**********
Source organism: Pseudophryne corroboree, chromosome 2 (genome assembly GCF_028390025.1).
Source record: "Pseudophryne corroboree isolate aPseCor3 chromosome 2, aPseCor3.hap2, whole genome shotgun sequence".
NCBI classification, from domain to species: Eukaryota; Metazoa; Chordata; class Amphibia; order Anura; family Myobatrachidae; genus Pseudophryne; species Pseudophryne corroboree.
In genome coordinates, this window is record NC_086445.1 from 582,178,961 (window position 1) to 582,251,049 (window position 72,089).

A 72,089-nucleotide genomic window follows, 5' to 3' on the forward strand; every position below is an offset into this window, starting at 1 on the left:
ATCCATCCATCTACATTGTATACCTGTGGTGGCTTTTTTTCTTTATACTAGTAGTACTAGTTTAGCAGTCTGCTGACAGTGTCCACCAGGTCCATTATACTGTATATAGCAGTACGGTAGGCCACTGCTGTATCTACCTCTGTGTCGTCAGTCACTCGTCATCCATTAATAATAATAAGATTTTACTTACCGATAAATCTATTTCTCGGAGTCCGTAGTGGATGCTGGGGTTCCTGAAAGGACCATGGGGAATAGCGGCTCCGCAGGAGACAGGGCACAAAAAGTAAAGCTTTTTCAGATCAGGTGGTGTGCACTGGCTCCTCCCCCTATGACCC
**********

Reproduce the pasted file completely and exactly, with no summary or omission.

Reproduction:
Source organism: Pseudophryne corroboree, chromosome 2 (genome assembly GCF_028390025.1).
Source record: "Pseudophryne corroboree isolate aPseCor3 chromosome 2, aPseCor3.hap2, whole genome shotgun sequence".
NCBI classification, from domain to species: Eukaryota; Metazoa; Chordata; class Amphibia; order Anura; family Myobatrachidae; genus Pseudophryne; species Pseudophryne corroboree.
In genome coordinates, this window is record NC_086445.1 from 582,178,961 (window position 1) to 582,251,049 (window position 72,089).

A 72,089-nucleotide genomic window follows, 5' to 3' on the forward strand; every position below is an offset into this window, starting at 1 on the left:
ATCCATCCATCTACATTGTATACCTGTGGTGGCTTTTTTTCTTTATACTAGTAGTACTAGTTTAGCAGTCTGCTGACAGTGTCCACCAGGTCCATTATACTGTATATAGCAGTACGGTAGGCCACTGCTGTATCTACCTCTGTGTCGTCAGTCACTCGTCATCCATTAATAATAATAAGATTTTACTTACCGATAAATCTATTTCTCGGAGTCCGTAGTGGATGCTGGGGTTCCTGAAAGGACCATGGGGAATAGCGGCTCCGCAGGAGACAGGGCACAAAAAGTAAAGCTTTTTCAGATCAGGTGGTGTGCACTGGCTCCTCCCCCTATGACCC